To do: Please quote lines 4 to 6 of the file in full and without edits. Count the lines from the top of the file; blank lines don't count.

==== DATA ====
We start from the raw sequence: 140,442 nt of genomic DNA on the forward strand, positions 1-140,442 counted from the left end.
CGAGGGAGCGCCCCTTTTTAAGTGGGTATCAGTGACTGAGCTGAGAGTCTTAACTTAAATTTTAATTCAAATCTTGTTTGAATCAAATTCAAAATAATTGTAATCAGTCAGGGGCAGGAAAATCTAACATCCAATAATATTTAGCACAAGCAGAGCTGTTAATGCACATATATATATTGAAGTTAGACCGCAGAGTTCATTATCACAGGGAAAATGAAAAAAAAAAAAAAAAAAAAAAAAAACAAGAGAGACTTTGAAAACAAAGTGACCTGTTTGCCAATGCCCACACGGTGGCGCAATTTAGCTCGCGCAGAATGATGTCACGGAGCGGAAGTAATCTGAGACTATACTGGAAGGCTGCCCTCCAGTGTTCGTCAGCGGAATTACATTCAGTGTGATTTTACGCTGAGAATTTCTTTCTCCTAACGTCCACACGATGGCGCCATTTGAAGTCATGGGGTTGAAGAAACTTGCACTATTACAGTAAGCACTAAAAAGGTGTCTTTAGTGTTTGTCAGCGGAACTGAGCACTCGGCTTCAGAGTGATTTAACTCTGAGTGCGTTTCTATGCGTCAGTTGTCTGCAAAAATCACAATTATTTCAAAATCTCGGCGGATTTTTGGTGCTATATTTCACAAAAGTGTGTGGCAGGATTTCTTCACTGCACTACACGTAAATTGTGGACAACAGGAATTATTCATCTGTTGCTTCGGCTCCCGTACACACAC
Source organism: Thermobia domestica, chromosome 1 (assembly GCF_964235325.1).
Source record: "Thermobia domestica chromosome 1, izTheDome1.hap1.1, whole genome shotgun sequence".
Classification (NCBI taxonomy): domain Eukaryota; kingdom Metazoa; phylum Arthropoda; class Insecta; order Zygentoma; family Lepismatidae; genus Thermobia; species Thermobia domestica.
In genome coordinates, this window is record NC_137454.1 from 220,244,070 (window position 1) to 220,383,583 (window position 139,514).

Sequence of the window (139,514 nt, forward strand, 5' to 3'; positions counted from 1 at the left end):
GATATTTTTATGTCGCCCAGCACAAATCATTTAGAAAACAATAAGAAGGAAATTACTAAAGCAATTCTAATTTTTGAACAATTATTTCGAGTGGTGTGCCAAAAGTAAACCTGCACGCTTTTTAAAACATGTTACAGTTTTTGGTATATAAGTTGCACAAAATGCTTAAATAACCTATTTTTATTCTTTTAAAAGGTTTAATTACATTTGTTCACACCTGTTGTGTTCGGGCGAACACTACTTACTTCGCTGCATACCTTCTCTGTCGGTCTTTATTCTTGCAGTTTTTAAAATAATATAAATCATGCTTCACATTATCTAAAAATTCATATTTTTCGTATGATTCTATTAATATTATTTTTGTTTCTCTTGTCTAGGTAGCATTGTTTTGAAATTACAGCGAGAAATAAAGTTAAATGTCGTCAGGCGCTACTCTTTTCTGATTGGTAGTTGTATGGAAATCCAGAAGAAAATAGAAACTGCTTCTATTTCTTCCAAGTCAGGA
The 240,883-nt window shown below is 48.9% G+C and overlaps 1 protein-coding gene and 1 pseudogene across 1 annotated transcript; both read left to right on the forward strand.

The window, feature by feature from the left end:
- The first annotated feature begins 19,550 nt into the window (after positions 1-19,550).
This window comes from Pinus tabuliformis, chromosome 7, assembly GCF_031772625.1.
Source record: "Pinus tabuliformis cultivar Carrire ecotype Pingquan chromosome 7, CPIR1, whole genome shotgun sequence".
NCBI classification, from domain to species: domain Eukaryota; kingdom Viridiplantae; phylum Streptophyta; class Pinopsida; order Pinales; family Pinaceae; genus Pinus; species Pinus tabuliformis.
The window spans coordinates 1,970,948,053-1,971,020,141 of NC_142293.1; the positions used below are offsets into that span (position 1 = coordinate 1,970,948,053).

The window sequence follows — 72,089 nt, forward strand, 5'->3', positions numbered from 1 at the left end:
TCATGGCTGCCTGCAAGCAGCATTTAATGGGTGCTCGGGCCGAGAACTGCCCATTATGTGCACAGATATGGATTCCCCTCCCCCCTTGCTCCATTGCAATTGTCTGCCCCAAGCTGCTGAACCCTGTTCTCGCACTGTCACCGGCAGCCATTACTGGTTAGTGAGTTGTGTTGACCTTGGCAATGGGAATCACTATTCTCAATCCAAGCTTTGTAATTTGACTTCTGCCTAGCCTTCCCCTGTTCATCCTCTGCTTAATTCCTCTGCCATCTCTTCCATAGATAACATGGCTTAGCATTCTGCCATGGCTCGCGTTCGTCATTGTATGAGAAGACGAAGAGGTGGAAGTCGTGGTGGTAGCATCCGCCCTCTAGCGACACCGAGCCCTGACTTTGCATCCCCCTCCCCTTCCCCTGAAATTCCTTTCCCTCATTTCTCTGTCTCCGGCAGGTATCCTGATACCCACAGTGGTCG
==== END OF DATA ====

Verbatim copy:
Source record: "Thermobia domestica chromosome 1, izTheDome1.hap1.1, whole genome shotgun sequence".
Classification (NCBI taxonomy): domain Eukaryota; kingdom Metazoa; phylum Arthropoda; class Insecta; order Zygentoma; family Lepismatidae; genus Thermobia; species Thermobia domestica.
In genome coordinates, this window is record NC_137454.1 from 220,244,070 (window position 1) to 220,383,583 (window position 139,514).